1. When transporting a refrigerator, never lay it on its side or back because the compressor oil leaves the compressor. Then when in place and turned on, the compressor operates without lubrication, and it ends up having to be replaced. If for any reason it must be laid down for five minutes or longer, be sure it is in an upright position for a minimum of twelve hours before being turned on. This will allow sufficient time for the oil to return to the compressor crankcase.
2. Electrical power supply should provide enough voltage to start the compressor motor. For residential units, 115 volts ± 10% is the allowable fluctuation limit to start the motor. In other words, the voltage at the wall receptacle must be at least 108 volts. Otherwise, it will not be able to start the compressor motor. A voltmeter is needed to check the voltage. (Refer to “Testing the Supply Voltage” and see fig. 34.)
3. Sufficient ventilation is important where the refrigeration unit is installed. In the case of units that have a fan-cooled condenser, be sure nothing is blocking air circulation at the bottom and in the front of the unit. For units with their condenser in the back, a wall clearance of at least two and a half inches is required for proper air circulation. Make certain that adequate clearance is provided on top and bottom as well as all sides (see fig. 75).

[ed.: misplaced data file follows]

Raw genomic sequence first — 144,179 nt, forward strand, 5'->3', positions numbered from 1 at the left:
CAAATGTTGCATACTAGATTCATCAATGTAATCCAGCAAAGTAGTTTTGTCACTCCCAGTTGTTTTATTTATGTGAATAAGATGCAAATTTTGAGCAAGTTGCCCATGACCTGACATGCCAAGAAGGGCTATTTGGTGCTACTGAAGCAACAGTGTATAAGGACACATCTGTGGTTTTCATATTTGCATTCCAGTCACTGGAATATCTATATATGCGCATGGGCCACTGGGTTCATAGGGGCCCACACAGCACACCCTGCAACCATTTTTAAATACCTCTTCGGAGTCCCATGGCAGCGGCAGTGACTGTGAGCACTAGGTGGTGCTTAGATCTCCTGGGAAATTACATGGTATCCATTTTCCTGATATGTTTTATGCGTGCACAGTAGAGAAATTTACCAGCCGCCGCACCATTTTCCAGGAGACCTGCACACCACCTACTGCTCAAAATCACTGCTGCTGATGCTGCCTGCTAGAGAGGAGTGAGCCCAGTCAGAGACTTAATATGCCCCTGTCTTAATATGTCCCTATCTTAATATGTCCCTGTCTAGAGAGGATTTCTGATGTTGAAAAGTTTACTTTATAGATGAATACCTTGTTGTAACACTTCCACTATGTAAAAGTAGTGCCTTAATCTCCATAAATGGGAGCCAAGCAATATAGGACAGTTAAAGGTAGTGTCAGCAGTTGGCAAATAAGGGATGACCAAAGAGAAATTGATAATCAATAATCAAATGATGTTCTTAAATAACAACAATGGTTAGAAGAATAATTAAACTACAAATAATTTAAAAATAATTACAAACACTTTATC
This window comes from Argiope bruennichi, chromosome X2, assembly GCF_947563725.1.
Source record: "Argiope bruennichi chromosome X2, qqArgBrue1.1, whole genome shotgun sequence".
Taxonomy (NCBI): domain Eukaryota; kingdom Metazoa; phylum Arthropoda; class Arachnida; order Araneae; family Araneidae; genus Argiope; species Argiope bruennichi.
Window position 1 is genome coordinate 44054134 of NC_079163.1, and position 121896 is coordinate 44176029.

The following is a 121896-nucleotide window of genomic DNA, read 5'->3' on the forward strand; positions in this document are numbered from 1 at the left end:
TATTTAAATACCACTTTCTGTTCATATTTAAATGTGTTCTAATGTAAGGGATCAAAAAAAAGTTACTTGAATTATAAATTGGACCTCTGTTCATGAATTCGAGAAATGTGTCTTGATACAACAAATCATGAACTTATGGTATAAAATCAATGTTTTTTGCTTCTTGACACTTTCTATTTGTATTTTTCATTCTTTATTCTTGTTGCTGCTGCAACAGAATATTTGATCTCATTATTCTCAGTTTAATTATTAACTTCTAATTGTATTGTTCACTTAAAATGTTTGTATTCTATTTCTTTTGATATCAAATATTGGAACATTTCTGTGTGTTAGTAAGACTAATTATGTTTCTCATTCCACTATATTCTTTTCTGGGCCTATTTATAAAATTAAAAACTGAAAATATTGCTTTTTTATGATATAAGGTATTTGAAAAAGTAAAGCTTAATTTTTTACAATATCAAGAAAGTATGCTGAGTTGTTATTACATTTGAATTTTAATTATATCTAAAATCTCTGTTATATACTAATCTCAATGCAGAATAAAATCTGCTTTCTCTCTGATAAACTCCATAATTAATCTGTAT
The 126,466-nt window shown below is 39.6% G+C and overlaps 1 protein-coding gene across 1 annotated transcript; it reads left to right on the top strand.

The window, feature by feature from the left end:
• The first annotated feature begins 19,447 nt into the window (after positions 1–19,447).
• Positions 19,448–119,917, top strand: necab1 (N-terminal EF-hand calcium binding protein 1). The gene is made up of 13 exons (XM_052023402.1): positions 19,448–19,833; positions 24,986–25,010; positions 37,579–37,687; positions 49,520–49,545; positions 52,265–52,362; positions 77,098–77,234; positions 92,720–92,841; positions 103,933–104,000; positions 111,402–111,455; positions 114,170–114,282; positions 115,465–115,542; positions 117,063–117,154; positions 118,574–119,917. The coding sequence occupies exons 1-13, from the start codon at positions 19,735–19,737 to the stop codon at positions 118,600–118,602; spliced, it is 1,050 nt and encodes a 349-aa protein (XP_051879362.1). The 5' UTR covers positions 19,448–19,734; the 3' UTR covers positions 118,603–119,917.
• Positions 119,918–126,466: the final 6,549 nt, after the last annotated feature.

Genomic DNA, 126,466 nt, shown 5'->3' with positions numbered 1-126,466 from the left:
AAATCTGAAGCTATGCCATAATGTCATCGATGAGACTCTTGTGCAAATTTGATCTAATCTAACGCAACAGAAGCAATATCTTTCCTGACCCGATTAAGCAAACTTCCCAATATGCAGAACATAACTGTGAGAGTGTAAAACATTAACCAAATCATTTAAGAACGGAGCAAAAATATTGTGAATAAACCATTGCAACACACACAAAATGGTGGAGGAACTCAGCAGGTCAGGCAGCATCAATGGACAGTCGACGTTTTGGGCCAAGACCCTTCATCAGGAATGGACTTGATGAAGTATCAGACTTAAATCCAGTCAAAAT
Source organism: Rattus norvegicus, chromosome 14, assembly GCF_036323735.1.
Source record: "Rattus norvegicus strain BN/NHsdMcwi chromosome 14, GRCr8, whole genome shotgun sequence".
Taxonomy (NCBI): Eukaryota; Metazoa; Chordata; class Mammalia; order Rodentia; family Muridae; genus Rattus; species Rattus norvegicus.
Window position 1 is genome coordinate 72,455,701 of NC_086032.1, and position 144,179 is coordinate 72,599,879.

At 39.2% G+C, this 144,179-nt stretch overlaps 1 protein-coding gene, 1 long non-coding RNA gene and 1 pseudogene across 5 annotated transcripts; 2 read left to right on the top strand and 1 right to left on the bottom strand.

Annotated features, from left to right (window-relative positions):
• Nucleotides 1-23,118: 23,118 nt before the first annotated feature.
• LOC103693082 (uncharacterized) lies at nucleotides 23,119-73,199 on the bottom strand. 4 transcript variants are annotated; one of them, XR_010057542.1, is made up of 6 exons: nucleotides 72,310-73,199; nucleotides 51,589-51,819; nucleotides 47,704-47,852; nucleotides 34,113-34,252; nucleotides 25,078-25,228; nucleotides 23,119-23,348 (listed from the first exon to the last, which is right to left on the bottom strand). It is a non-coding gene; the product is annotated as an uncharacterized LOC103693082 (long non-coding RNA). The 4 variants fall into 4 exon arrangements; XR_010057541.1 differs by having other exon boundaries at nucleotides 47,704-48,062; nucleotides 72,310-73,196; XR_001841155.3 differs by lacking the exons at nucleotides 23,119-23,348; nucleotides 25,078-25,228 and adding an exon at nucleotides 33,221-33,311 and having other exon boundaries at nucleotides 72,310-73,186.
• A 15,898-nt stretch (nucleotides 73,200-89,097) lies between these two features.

4. Refrigeration units should be carefully leveled at the time of installation. This is probably the only time the level is checked. Most units now have built-in leveling “feet” that screw in or out of the base to level each corner. Also, rollers (or small dollies) are available if the unit is to be moved around. Small shims of wood or other material may be placed under the “feet” of the unit to be leveled. It is important to do this adjustment with a spirit level such as the ones carpenters use. Small metal ones (three or four inches long) are available and can be carried easily in a toolbox.
5. Since hermetic compressors used in residential refrigerators and freezers do not produce sufficient starting torque to overcome a high head pressure, if the unit is stopped and immediately restarted, it will not resume running until the head pressure in the system drops (by equalization of gas pressure through the capillary tube). This delay in starting does not mean there is something wrong. Wait for a few minutes until the head pressure drops low enough for the compressor to overcome it, then the unit will resume running.
6. Most refrigeration unit noises are caused by vibration, tubes touching one another or some object, loose ducts or air baffles, and fan motors. Vibration is caused mainly by a unit that is not level, uneven flooring or an out-of-balance fan blade. These noises can be eliminated by (a) locating the source of the noise, (b) placing rubber blocks between tubing, or carefully bending the tubing out of the way, (c) tightening the screws on loose ducts or air baffles and/or, (d) replacing the fan blade if it is out of balance.